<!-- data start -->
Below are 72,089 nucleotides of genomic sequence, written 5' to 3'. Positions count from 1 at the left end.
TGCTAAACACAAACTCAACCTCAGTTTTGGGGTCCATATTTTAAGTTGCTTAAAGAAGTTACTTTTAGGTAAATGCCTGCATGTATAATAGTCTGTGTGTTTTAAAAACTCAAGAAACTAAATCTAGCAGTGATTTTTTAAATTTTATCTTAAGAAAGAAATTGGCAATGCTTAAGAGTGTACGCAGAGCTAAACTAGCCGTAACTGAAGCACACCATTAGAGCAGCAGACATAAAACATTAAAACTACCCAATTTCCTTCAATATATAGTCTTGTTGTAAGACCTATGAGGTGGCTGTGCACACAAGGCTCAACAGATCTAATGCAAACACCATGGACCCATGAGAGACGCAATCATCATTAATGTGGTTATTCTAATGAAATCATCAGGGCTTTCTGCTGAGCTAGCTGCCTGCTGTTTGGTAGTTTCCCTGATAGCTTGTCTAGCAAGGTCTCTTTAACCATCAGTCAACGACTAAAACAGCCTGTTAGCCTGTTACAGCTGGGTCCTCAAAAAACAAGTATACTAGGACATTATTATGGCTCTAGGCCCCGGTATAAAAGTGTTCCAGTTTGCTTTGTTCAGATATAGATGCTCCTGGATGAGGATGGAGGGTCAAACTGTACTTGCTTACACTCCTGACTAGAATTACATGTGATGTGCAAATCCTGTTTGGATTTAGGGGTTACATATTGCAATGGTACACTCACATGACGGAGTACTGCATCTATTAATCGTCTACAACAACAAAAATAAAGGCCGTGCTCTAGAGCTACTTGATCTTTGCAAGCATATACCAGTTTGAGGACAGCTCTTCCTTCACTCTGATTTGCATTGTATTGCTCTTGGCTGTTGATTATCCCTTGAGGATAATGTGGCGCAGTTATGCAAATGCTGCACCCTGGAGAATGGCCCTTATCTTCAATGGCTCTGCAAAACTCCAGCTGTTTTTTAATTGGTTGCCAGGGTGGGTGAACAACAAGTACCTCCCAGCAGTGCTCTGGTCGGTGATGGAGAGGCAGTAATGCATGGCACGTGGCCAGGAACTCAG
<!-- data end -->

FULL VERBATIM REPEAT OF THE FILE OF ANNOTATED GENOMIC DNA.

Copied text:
Below are 72,089 nucleotides of genomic sequence, written 5' to 3'. Positions count from 1 at the left end.
TGCTAAACACAAACTCAACCTCAGTTTTGGGGTCCATATTTTAAGTTGCTTAAAGAAGTTACTTTTAGGTAAATGCCTGCATGTATAATAGTCTGTGTGTTTTAAAAACTCAAGAAACTAAATCTAGCAGTGATTTTTTAAATTTTATCTTAAGAAAGAAATTGGCAATGCTTAAGAGTGTACGCAGAGCTAAACTAGCCGTAACTGAAGCACACCATTAGAGCAGCAGACATAAAACATTAAAACTACCCAATTTCCTTCAATATATAGTCTTGTTGTAAGACCTATGAGGTGGCTGTGCACACAAGGCTCAACAGATCTAATGCAAACACCATGGACCCATGAGAGACGCAATCATCATTAATGTGGTTATTCTAATGAAATCATCAGGGCTTTCTGCTGAGCTAGCTGCCTGCTGTTTGGTAGTTTCCCTGATAGCTTGTCTAGCAAGGTCTCTTTAACCATCAGTCAACGACTAAAACAGCCTGTTAGCCTGTTACAGCTGGGTCCTCAAAAAACAAGTATACTAGGACATTATTATGGCTCTAGGCCCCGGTATAAAAGTGTTCCAGTTTGCTTTGTTCAGATATAGATGCTCCTGGATGAGGATGGAGGGTCAAACTGTACTTGCTTACACTCCTGACTAGAATTACATGTGATGTGCAAATCCTGTTTGGATTTAGGGGTTACATATTGCAATGGTACACTCACATGACGGAGTACTGCATCTATTAATCGTCTACAACAACAAAAATAAAGGCCGTGCTCTAGAGCTACTTGATCTTTGCAAGCATATACCAGTTTGAGGACAGCTCTTCCTTCACTCTGATTTGCATTGTATTGCTCTTGGCTGTTGATTATCCCTTGAGGATAATGTGGCGCAGTTATGCAAATGCTGCACCCTGGAGAATGGCCCTTATCTTCAATGGCTCTGCAAAACTCCAGCTGTTTTTTAATTGGTTGCCAGGGTGGGTGAACAACAAGTACCTCCCAGCAGTGCTCTGGTCGGTGATGGAGAGGCAGTAATGCATGGCACGTGGCCAGGAACTCAG